Subject: Re: [boost] [Multiprecision] Benchmarking
From: Jeffrey Lee Hellrung, Jr. (jeffrey.hellrung_at_[hidden])
Date: 2012-06-14 13:41:50
On Thu, Jun 14, 2012 at 9:24 AM, Simonson, Lucanus J <
> Phil Endecott wrote:
> >But we can't write this:
> > int64_t a, b ...;
> > int128_t r = a * b;
> >because here a*b is a 64x64->64 multiply; instead we have to write
> something like
> > r = static_cast<int128_t>(a)*b;
> >so that our operator* overload is found; but this operator* doesn't know
> that its int128_t argument
> >is actually a promoted int64_t, and it has to do an 128x64->128 or
> 128x128->128 multiply, requiring 8 or 16
> >32x32->64 multiplies. The only chance of avoiding the extra work is if
> >the compiler can do constant-propagation, but I have my doubts about that.
> >Any thoughts?
> If you used an expression template for the multiply you could dispatch r =
> a * b; to a three argument multiply template function from within the
> assignment operator that would inspect the precision of each addend and the
> sum types and choose the algorithm that does minimal work with minimal loss
> of precision. However, it would be a big effort and it wouldn't work if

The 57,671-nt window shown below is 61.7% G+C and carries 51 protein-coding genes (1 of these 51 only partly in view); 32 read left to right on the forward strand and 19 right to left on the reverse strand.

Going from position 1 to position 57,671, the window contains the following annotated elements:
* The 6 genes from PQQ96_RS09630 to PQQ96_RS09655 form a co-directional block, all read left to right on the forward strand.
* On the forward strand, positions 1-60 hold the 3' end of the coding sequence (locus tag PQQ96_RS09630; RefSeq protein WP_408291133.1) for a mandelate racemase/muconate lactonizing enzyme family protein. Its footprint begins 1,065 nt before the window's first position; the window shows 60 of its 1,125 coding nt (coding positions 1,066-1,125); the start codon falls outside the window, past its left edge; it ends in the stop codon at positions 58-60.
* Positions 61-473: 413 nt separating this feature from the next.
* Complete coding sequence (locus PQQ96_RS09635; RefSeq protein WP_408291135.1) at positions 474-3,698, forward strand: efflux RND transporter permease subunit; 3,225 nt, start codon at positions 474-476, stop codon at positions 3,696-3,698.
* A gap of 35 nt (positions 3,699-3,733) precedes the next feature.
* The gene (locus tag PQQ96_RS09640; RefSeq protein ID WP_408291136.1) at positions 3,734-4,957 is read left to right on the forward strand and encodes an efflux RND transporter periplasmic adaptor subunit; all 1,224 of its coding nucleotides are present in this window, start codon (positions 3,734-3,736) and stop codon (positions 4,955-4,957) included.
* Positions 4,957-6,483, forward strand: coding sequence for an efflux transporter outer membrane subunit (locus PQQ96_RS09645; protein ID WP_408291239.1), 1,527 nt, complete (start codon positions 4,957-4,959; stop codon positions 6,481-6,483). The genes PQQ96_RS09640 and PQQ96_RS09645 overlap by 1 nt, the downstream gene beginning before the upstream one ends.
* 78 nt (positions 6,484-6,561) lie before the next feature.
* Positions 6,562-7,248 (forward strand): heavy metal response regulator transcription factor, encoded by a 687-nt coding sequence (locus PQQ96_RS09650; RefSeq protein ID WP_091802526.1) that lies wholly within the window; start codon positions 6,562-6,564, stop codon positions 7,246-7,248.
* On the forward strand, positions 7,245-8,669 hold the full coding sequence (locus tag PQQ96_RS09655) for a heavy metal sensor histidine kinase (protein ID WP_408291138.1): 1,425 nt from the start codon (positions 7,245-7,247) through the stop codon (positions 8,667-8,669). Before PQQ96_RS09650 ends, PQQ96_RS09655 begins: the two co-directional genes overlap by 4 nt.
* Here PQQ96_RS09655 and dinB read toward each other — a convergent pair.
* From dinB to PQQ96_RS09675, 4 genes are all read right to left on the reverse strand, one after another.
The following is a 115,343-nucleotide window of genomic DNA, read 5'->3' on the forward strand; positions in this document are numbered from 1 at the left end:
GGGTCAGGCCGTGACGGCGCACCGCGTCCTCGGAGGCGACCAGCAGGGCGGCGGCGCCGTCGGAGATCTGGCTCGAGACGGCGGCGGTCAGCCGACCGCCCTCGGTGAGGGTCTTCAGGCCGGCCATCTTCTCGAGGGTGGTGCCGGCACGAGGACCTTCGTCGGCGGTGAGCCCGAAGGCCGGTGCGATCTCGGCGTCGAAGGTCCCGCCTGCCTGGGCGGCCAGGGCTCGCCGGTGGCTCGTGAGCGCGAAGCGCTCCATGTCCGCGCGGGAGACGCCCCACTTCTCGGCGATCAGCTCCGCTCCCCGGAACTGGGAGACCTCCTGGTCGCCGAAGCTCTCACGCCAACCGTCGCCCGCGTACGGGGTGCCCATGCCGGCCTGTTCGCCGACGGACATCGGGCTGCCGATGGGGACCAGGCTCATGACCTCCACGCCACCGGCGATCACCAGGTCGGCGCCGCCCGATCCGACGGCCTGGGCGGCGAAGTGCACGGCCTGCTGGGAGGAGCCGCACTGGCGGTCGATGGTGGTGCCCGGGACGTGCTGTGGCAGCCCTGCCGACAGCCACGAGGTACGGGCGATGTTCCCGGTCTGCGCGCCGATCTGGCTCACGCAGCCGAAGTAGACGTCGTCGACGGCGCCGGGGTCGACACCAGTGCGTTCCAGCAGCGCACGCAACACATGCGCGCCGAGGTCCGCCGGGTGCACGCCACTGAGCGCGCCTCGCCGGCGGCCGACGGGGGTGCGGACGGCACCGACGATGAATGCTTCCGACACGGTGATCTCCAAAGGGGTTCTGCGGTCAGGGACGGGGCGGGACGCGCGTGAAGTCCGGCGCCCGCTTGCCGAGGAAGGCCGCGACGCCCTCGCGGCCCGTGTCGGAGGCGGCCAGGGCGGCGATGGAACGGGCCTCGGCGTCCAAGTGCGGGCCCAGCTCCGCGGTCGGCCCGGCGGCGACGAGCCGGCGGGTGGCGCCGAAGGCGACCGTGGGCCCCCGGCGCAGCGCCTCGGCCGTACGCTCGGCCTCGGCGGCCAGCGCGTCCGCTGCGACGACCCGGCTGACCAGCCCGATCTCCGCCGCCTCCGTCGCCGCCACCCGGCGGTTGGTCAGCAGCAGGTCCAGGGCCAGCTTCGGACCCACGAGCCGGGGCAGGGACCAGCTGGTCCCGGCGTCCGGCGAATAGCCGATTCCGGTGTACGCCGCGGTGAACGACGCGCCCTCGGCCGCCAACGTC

> both arguments of the multiply were builtin types. I'm not suggesting it
> is a good idea, it is just the first thing I thought of. Calling
> multiply(r, a, b) directly might be a better idea.
As John has alluded to earlier (and I believe you concurred), he hasn't yet
found a satisfying design approach to mixed-type arithmetic (and I can't
blame him). I think it's reasonable to leave this unresolved at the moment,
but I guess it's up to the reviewers if this is a deal breaker. I think it
does unfortunately limit its applicability in the computational geometry
realm where your expression tree is often of bounded height (at least in my
experience), hence you want to be able to use arithmetic types of varying
precision depending on the level of the tree.
This should really be done in the vector unit, and that will become even
> more true as better vector units come out. We need a standard mp
> specification so that the compiler/hardware vendors will provide library
> implementations that take advantage of existing and future hardware to
> accelerate their use. Boost can't be expected to provide an optimal
> multi-precision type that makes full use of the hardware, but we can be
> expected to come up with an interface that will help the standard committee
> specify a standard mp. The hardware vendors will happily compete to
> provide the highest possible performance implementation of the standard and
> the code that uses that hardware will be portable.
Vectorized arithmetic is the way to go for maximum performance.
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